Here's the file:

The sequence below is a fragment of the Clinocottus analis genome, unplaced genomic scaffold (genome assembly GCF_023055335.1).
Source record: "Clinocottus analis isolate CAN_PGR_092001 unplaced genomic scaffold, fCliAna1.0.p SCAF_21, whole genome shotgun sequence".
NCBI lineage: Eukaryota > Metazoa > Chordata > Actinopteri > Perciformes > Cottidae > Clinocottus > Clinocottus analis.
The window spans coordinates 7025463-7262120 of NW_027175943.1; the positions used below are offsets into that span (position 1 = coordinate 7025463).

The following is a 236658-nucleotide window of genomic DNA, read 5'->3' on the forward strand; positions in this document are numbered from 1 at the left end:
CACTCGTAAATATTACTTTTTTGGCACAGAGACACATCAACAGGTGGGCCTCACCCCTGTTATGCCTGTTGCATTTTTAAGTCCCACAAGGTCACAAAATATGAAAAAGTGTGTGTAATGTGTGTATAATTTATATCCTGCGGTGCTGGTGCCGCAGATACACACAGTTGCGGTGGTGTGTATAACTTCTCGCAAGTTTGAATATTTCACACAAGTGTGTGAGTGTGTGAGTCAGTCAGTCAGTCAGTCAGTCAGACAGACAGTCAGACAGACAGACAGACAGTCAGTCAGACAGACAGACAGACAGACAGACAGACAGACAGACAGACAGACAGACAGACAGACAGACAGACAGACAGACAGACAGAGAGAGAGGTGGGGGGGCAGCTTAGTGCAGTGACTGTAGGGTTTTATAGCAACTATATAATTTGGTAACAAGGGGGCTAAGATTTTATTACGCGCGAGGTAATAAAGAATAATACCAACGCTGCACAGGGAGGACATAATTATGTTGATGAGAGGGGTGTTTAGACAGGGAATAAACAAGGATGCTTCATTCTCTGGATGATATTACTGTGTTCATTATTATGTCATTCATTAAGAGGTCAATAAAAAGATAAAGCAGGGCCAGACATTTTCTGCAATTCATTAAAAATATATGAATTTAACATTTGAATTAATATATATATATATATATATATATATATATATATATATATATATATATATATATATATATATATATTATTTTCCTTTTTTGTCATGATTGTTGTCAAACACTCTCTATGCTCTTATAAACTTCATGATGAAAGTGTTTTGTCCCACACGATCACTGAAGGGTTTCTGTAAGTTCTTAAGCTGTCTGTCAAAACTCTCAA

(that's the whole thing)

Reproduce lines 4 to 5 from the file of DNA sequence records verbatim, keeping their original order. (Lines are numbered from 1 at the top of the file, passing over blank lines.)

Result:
The window spans coordinates 7025463-7262120 of NW_027175943.1; the positions used below are offsets into that span (position 1 = coordinate 7025463).

The following is a 236658-nucleotide window of genomic DNA, read 5'->3' on the forward strand; positions in this document are numbered from 1 at the left end: